Academic journal article Brookings Papers on Economic Activity

The Minimum Balance at Risk: A Proposal to Mitigate the Systemic Risks Posed by Money Market Funds

Academic journal article Brookings Papers on Economic Activity

The Minimum Balance at Risk: A Proposal to Mitigate the Systemic Risks Posed by Money Market Funds

Article excerpt

ABSTRACT This paper introduces a proposal for money market fund (MMF) reform to mitigate the systemic risk and externalities that arise from the funds' vulnerability to runs and to protect shareholders who do not redeem quickly when runs occur. Our proposal would require that a small fraction of each MMF shareholder's recent balances, called the "minimum balance at risk" (MBR), be available for redemption only with a delay of 30 days. Most regular transactions in the fund would be unaffected; the requirement would only affect redemptions of the shareholder's MBR. In addition, in the rare event that a fund suffers losses, the MBRs of investors who have recently made large redemptions would absorb losses before those of nonredeeming investors. This subordination of redeeming investors' MBRs would create a disincentive to redeem if the fund is likely to have losses, but would have little effect on incentives when the risk of loss is remote. We use empirical evidence, including a novel data set from the U.S. Treasury and the U.S. Securities and Exchange Commission on MMF losses in 2008, to calibrate an MBR rule that would reduce the vulnerability of MMFs to runs.

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By many measures, money market funds (MMFs, or "money funds") are a popular financial product. With $2.7 trillion in assets under management at the end of 2012, MMFs represented over a fifth of all U.S. mutual fund assets, according to the Investment Company Institute. MMFs are key intermediaries of short-term funding and hold large fractions of the short-term debt issued by financial institutions in capital markets. (1) The popularity of money funds largely reflects the attractiveness of their defining feature for many investors: MMFs, unlike other mutual funds, typically maintain a stable $1.00 share price (also known as the fund's "net asset value," or NAV). Their stability of principal allows MMFs to serve as an important cash management tool for individuals, firms, institutions, and governments.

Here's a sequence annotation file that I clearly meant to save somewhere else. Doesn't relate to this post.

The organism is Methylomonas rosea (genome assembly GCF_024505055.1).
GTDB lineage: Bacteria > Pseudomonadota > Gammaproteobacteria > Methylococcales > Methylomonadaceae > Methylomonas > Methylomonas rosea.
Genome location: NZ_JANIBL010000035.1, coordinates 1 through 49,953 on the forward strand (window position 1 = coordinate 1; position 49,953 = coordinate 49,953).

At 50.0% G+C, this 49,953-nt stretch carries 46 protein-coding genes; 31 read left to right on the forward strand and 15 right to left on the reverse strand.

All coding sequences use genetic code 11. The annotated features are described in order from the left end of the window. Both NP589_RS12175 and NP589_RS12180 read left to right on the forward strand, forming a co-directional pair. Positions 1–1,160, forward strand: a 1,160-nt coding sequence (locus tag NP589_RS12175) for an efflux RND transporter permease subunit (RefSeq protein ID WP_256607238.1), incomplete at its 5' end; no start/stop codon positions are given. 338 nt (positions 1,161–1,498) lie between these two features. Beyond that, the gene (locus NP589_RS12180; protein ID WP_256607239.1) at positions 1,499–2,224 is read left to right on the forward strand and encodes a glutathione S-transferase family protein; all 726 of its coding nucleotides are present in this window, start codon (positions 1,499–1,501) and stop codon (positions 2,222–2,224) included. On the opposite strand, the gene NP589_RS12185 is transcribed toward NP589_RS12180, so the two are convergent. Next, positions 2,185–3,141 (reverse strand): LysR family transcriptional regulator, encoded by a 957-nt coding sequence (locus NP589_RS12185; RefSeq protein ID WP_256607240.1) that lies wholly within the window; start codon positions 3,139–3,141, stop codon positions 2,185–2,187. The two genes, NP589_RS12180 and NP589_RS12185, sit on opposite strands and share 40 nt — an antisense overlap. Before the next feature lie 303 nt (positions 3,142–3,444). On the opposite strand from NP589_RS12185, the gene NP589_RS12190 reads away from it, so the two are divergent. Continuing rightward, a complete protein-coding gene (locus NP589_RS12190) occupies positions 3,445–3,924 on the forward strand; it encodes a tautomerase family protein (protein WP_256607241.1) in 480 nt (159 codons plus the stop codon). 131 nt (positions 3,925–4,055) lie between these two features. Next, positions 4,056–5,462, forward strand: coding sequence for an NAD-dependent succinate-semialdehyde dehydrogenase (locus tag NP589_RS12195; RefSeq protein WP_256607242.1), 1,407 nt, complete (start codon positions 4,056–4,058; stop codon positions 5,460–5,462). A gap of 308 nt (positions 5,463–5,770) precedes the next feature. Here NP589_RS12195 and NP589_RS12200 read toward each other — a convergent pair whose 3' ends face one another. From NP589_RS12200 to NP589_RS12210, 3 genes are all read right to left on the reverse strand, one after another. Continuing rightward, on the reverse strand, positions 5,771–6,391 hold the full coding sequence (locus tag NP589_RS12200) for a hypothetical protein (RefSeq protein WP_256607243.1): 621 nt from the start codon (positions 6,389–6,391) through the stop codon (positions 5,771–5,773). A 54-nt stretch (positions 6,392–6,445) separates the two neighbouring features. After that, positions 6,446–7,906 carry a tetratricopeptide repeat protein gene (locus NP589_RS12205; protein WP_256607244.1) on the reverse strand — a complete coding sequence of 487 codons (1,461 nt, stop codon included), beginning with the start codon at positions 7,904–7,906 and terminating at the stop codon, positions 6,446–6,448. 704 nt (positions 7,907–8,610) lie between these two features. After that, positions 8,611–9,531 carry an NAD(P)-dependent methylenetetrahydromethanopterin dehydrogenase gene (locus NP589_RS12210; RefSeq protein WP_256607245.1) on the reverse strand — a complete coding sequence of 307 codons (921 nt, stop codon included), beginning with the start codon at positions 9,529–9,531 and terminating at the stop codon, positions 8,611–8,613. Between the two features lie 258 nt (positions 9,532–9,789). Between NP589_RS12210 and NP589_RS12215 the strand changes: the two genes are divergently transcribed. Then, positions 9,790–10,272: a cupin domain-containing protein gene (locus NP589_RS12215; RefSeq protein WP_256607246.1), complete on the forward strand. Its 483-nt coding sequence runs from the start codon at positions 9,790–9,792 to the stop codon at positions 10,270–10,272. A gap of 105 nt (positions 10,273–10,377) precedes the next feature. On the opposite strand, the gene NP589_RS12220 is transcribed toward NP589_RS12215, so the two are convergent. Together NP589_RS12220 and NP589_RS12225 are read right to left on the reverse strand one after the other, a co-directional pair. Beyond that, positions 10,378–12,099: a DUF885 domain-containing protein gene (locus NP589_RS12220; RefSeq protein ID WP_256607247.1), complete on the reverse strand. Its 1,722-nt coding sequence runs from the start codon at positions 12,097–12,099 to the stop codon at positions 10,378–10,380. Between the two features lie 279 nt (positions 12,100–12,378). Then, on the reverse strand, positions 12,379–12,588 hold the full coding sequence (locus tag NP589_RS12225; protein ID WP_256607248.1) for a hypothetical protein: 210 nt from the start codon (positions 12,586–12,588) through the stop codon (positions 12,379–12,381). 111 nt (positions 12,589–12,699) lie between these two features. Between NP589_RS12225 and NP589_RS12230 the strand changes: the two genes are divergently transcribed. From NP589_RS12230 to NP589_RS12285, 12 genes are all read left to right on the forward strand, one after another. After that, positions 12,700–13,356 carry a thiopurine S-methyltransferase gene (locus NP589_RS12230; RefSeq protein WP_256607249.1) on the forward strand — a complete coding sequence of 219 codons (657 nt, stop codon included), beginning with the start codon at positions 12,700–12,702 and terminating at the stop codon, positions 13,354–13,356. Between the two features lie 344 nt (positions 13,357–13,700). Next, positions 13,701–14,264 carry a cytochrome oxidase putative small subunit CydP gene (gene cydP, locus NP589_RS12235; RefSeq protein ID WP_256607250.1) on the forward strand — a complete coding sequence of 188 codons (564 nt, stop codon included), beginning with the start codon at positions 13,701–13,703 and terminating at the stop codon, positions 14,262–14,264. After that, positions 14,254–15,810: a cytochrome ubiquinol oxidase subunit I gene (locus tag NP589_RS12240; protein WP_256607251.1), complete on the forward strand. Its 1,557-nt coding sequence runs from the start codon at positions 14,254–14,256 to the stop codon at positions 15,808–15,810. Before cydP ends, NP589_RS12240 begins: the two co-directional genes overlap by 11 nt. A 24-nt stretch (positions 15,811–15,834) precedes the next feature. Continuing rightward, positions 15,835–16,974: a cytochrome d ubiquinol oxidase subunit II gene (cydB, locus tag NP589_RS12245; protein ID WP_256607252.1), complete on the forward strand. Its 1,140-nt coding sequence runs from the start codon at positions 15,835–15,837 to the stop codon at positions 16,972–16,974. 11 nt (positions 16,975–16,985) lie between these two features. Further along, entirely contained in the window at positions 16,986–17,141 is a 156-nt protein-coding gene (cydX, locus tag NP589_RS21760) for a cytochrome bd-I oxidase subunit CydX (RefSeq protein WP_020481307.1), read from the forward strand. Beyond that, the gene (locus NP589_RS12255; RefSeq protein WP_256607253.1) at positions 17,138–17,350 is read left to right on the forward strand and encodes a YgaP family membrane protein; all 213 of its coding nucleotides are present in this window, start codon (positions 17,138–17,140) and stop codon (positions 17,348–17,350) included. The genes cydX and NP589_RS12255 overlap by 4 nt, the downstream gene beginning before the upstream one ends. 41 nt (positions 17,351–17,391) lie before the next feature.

However, MMFs are vulnerable to runs, and given the size of the money fund industry and its importance in allocating short-term funding to financial institutions, this vulnerability poses considerable risk to the financial system. The potentially dire consequences of a run on MMFs were evident in September 2008, when the Lehman Brothers bankruptcy caused one fund to "break the buck" (that is, its NAV fell below $1, so its investors suffered principal losses) and triggered massive and widespread redemptions from other MMFs. (2) These outflows were a key factor in the virtual shutdown of short-term funding markets and a broader curtailment of credit supply (see, for example, Federal Open Market Committee 2008, Board of Governors of the Federal Reserve System 2009, U.S. Securities and Exchange Commission 2009, President's Working Group on Financial Markets 2010). The severity of the damage to financial stability caused by the run in 2008 led to unprecedented government interventions to support MMFs in order to halt the run. Since then, the funds' vulnerability has continued to pose risks to the financial system. The heavy exposures of MMFs to European financial institutions, for example, have put the funds at risk of transmitting strains from Europe very rapidly to U.S. short-term funding markets (Financial Stability Oversight Council 2011, Chernenko and Sunderam 2013). Yet policymakers have fewer tools available now to address MMF runs than they did in 2008; in particular, the Treasury's Temporary Guarantee Program for Money Market Funds, which effectively halted the run in 2008, would no longer be possible under current law: the Emergency Economic Stabilization Act of 2008 specifically prohibits the Treasury from reusing that mechanism. In light of the systemic risk stemming from MMFs' susceptibility to runs, calls for reform have come from government agencies (for example, Schapiro 2010, 2011, 2012, President's Working Group on Financial Markets 2010, Financial Stability Oversight Council 2011, 2012a, 2012b), from academics (for example, Squam Lake Group 2011, Hanson, Scharfstein, and Sunderam 2012), and from the financial industry (for example, Mendelson and Hoerner 2011, Goebel, Dwyer, and Messman 2011). …

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